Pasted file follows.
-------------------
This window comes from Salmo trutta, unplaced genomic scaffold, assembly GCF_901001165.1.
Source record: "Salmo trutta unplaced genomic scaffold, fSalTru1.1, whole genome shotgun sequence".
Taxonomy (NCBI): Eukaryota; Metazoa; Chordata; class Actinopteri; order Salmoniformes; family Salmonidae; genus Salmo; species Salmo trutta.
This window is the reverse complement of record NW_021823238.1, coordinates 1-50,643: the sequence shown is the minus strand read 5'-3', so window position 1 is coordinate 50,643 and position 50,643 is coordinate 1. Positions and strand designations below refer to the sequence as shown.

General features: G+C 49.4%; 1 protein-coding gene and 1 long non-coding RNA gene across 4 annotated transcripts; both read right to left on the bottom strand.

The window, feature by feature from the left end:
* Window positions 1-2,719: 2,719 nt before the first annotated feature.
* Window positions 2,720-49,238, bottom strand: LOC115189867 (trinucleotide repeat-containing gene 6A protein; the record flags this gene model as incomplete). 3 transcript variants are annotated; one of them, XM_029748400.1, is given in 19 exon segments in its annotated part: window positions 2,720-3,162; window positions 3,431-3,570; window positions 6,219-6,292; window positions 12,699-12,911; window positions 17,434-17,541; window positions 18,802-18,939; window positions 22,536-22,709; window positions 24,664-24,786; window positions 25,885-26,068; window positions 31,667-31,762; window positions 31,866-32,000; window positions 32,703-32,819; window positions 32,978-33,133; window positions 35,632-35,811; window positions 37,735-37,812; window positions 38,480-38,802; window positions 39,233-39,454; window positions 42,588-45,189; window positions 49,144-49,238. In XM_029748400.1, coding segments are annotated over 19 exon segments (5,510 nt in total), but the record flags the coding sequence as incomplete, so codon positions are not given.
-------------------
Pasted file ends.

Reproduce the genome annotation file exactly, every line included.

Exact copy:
This window comes from Salmo trutta, unplaced genomic scaffold, assembly GCF_901001165.1.
Source record: "Salmo trutta unplaced genomic scaffold, fSalTru1.1, whole genome shotgun sequence".
Taxonomy (NCBI): Eukaryota; Metazoa; Chordata; class Actinopteri; order Salmoniformes; family Salmonidae; genus Salmo; species Salmo trutta.
This window is the reverse complement of record NW_021823238.1, coordinates 1-50,643: the sequence shown is the minus strand read 5'-3', so window position 1 is coordinate 50,643 and position 50,643 is coordinate 1. Positions and strand designations below refer to the sequence as shown.

General features: G+C 49.4%; 1 protein-coding gene and 1 long non-coding RNA gene across 4 annotated transcripts; both read right to left on the bottom strand.

The window, feature by feature from the left end:
* Window positions 1-2,719: 2,719 nt before the first annotated feature.
* Window positions 2,720-49,238, bottom strand: LOC115189867 (trinucleotide repeat-containing gene 6A protein; the record flags this gene model as incomplete). 3 transcript variants are annotated; one of them, XM_029748400.1, is given in 19 exon segments in its annotated part: window positions 2,720-3,162; window positions 3,431-3,570; window positions 6,219-6,292; window positions 12,699-12,911; window positions 17,434-17,541; window positions 18,802-18,939; window positions 22,536-22,709; window positions 24,664-24,786; window positions 25,885-26,068; window positions 31,667-31,762; window positions 31,866-32,000; window positions 32,703-32,819; window positions 32,978-33,133; window positions 35,632-35,811; window positions 37,735-37,812; window positions 38,480-38,802; window positions 39,233-39,454; window positions 42,588-45,189; window positions 49,144-49,238. In XM_029748400.1, coding segments are annotated over 19 exon segments (5,510 nt in total), but the record flags the coding sequence as incomplete, so codon positions are not given.